I'm also interested to learn (Table 1) that there is substantial merit in unstructured interviews: a million years ago we were instructed that this was not the case. Tell me, why is Table 1 about 'job performance', and Table 2 about 'training performance'?

    In Table 2 the two types of interviews have been collapsed into one; is that explained by your point about measures that are highly correlated? I wonder what the desirable characteristics of a good job interviewer are.

    I am struck by the irrelevance of experience - really, in what sorts of jobs?

    Can you give us a summary of what matters in 'Biographical data' and 'interests'?

    Anyway thank you for this: much appreciated.

    1. Thanks. Findings on interviews a little complicated, with both structured and unstructured in contention. Key thing is whether the interviewee is really pushed to perform by a questioning interviewer. reference list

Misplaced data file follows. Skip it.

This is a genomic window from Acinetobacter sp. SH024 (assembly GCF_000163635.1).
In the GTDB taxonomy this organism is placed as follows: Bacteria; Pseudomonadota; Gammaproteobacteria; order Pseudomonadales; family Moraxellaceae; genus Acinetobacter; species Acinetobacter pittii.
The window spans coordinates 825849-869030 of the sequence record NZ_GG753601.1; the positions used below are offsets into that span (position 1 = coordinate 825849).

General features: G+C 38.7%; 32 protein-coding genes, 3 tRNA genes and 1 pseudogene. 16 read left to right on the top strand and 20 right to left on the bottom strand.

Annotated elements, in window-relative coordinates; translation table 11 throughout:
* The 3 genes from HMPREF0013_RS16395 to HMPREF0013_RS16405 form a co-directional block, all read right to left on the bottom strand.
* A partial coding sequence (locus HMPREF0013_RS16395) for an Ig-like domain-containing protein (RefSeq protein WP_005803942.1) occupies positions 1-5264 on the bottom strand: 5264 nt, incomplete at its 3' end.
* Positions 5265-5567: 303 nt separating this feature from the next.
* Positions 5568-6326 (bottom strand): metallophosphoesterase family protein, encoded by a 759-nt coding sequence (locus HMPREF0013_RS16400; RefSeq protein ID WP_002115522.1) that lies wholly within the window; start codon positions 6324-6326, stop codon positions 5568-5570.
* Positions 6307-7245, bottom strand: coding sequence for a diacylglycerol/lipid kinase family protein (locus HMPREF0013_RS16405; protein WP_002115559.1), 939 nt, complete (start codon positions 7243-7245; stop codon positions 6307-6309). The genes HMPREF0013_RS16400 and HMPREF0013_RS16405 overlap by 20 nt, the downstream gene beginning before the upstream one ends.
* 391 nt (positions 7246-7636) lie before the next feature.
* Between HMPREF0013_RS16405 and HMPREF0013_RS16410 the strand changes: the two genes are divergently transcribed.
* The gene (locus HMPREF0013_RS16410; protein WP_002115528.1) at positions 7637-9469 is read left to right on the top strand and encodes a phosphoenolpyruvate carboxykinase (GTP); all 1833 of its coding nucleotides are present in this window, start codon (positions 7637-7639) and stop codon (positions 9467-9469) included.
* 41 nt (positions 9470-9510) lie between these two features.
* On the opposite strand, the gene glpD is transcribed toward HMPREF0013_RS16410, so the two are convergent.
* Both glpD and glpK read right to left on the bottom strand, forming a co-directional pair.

4. Re: the ongoing infatuation with multiple intelligences and with emotional intelligence, as opposed to measurable cognition and personality - "human kind cannot bear very much reality" (Eliot).

    1. Ah, Paolo, if you had attended a good British school, you'd know that one always refers to Eliot as "toilets". Well, my school anyway.

  5. Interviewing the referees - an anecdote

    I have written scores of honest (but necessarily incomplete) references over the years, maybe hundreds; so I know how minimally-helpful references are - given the modern constraints on the procedure (references must be provided on demand, there is no confidentiality, negative comments are taboo etc.).